AXA fears ‘fatal flaw’ will destroy eurozone
Analysts at the French financial group AXA see a serious likelihood that the eurozone will break in half or disintegrate, dismissing Europe’s €750bn (£623bn) rescue package for Club Med debtors as a stop-gap measure that misdiagnoses the problem.
By Ambrose Evans-Pritchard
“The markets are very nervous because they can see that there is a fatal flaw in the system and no clear way out,” said Theodora Zemek, head of global fixed income at AXA Investment Managers.
“We are in a very major crisis that has even broader implications than the credit crisis two years ago. The politicians have not yet twigged to this.”
Ms Zemek said the rescue had bought a “maximum” of 18 months respite before deeper structural damage hits home, with a “probable” default by Greece setting off a chain reaction across Southern Europe. “It would be the end of the euro as we know it. The long-term implications are at best a split in the eurozone, at worst the destruction of the euro. It is not going to end happily however you slice it,” she said.
The warning came as Spain’s authorities were forced to shoot down German media reports that Madrid was preparing to tap the rescue facility after ructions in the inter-bank market.
Carlos Oocaña, Spain’s treasury secretary, said smaller Spanish banks are struggling to roll over debts but denied that the country is seeking outside help. “The rumour is false,” he said.
Spanish banks increased reliance on funds from the European Central Bank to a record €86bn in May.
Berlin said Spain “does not meet the conditions” for the aid package in any case, even though the socialist premier Jose Luis Zapatero has already provoked a general strike by cutting public wages by 5pc. It is becoming clear that German demands for austerity across EMU are nearing the limits of political tolerance, and may prove self-defeating as 1930s-style wage deflation sets off a vicious circle.
Greece’s woes increased further as Moody’s downgraded Greek debt to junk status, saying the “macroeconomic and implementation risks associated with the programme are substantial”. The move is largely symbolic at this point since the European Central Bank has suspended its rating requirements for use of Greek debt as collateral for loans.
Greece is almost entirely shut out of the capital markets. Private investors are believed to have offloaded €25bn of Greek debt on to the ECB as it steps in to shore up the market, shifting the credit risk on to tax payers.
Axa said there was “no chance” that the EU’s €750bn “shock and awe” shield will succeed since it treats Club Med’s debt trap as a short-term liquidity crisis.
In the case of Greece the joint IMF-EU policy will increase Greek public debt from 120pc to 150pc of GDP by 2014, arguably making matters worse.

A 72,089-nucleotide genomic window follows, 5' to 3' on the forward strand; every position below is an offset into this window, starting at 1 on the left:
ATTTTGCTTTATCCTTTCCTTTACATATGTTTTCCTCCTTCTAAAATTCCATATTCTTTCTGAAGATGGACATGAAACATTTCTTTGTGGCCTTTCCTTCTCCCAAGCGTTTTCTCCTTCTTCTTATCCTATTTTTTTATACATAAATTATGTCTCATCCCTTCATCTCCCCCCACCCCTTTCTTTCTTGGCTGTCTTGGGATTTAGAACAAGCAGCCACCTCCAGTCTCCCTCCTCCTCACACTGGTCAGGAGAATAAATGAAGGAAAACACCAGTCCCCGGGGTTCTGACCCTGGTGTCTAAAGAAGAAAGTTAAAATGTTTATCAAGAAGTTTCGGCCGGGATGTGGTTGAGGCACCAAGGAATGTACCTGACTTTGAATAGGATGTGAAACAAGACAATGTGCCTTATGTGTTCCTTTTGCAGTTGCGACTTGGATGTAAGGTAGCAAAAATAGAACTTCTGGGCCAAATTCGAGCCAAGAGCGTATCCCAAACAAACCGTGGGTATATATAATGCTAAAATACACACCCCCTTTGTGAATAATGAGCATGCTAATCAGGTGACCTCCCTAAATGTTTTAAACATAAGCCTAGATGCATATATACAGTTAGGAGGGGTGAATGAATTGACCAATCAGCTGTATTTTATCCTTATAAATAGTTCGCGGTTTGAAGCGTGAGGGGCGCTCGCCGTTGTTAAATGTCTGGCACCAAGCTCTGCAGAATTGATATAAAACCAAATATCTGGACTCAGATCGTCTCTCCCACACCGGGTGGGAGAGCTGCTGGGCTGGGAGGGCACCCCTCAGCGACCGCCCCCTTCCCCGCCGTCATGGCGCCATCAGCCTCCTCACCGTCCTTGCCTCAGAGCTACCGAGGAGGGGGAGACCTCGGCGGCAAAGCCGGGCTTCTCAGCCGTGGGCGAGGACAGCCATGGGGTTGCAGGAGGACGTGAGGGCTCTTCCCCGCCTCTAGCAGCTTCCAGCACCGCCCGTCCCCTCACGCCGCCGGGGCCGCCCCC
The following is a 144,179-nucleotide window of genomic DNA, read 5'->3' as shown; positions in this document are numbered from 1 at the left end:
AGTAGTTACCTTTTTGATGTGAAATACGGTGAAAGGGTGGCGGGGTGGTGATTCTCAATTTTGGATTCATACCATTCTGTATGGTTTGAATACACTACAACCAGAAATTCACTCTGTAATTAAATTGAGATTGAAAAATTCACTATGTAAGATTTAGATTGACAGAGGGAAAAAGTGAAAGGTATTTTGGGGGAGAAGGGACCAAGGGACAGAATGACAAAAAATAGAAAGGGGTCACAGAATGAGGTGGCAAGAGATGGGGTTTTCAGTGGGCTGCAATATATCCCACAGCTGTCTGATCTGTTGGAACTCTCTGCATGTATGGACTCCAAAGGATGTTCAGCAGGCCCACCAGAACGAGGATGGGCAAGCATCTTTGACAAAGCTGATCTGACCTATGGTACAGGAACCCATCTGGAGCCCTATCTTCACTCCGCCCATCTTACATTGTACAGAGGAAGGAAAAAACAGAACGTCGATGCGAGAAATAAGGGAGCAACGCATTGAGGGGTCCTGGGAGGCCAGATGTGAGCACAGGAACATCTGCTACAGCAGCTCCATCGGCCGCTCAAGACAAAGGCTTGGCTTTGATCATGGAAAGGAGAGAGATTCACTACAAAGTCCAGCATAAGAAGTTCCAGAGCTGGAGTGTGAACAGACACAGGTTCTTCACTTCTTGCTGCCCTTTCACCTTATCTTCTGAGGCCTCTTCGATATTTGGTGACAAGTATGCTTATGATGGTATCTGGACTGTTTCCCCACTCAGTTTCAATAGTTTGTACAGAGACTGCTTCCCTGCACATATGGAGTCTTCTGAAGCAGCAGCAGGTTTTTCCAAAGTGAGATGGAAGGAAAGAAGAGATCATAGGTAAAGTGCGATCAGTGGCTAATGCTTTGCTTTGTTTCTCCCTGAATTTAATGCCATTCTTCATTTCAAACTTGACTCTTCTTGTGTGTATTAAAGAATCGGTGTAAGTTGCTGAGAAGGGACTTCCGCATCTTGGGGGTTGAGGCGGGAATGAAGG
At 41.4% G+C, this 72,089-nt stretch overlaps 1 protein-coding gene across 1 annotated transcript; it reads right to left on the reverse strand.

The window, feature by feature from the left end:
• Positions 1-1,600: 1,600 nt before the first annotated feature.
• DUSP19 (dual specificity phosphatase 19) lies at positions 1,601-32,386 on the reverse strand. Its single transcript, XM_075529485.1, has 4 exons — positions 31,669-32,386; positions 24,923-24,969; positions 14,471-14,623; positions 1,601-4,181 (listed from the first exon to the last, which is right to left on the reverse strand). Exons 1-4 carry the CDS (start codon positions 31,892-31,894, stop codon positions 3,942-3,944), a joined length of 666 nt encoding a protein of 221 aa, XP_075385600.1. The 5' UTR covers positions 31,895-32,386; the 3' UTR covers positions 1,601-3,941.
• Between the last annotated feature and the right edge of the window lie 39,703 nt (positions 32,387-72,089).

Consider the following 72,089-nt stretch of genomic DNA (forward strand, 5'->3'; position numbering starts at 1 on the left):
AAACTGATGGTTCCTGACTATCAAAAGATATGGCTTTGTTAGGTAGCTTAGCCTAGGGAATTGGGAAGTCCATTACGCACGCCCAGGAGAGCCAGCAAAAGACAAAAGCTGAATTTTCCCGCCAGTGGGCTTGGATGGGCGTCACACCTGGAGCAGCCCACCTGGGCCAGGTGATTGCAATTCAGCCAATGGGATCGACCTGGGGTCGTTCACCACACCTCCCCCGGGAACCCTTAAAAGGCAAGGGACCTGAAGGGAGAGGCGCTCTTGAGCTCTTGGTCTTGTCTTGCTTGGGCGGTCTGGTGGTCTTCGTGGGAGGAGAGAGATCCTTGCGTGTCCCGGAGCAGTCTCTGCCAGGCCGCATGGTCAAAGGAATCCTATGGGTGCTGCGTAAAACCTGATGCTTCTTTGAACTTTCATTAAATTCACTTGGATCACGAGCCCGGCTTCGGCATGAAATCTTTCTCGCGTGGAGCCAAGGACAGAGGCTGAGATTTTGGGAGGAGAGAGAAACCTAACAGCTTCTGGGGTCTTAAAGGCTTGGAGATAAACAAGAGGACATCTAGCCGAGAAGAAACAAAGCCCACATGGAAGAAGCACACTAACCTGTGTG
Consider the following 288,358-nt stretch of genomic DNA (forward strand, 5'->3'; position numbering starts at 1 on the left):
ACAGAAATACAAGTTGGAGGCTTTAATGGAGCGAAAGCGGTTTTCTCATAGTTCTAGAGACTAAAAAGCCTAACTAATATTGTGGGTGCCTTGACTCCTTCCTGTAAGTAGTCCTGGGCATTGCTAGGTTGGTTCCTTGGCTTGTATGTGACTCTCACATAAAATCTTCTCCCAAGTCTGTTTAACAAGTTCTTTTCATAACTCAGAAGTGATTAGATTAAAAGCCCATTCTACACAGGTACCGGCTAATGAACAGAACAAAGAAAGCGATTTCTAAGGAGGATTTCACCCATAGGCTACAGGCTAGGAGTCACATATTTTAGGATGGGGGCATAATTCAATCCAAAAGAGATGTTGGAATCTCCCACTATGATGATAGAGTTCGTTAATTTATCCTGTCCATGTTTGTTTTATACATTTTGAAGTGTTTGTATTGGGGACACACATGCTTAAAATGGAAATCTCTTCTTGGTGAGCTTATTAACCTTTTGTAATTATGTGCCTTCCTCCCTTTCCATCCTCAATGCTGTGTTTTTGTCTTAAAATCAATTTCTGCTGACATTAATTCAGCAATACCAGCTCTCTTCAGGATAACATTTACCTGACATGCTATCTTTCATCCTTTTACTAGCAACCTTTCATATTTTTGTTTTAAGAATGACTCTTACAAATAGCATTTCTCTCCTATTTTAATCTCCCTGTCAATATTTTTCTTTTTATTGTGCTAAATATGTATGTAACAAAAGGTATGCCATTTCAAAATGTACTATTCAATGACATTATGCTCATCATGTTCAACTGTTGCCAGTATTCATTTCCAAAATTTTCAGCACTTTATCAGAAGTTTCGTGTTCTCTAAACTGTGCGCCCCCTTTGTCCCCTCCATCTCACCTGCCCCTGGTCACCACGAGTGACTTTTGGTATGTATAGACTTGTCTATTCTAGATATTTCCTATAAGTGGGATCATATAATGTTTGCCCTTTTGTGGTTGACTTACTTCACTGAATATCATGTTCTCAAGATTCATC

A number of ex-IMF officials have said the policy is doomed to failure since there is no devaluation or debt relief to offset the ferocious fiscal squeeze, and may endanger the credibility of the Fund itself. The IMF had floated the idea of a debt restructuring but this was blocked by the Brussels.
The strategy assumes that voters in Greece and other Club Med democracies will endure years of pain for the sake of foreign creditors. “It’s a pipedream,” said Ms Zemek.
Contagion from a Greek default would be harder to control than fallout from the Lehman collapse. “This has huge implications for banks. These bonds didn’t just disappear; they went somewhere, allegedly into French money markets and insurance companies, or on to French balance sheets,” she said.
The Bank for International Settlements said French and German lenders have $958bn (£650bn) in exposure to Greece, Ireland, Portugal and Spain, mostly in mortgage and company debt rather than sovereign debt. The distinction has become meaningless in Greece. The ECB has lent Greek banks €85bn, mostly in exchange for collateral in the form of Greek government bonds.
This has kept Greek lenders alive as they suffer a slow bank run, losing 7pc of their deposit base since last June as wealthy Greeks shift their funds abroad. The ECB support is equal to 20pc of their non-equity funding, according to Lombard Street Research.
Axa said the America’s currency union is successful because Washington has over-riding legal powers over the 50 states. “It is a precondition for the system to work but it doesn’t exist in Europe and the bond markets are starting to figure this out. We are looking at a noble experiment on the brink of failure,” said Ms Zemek.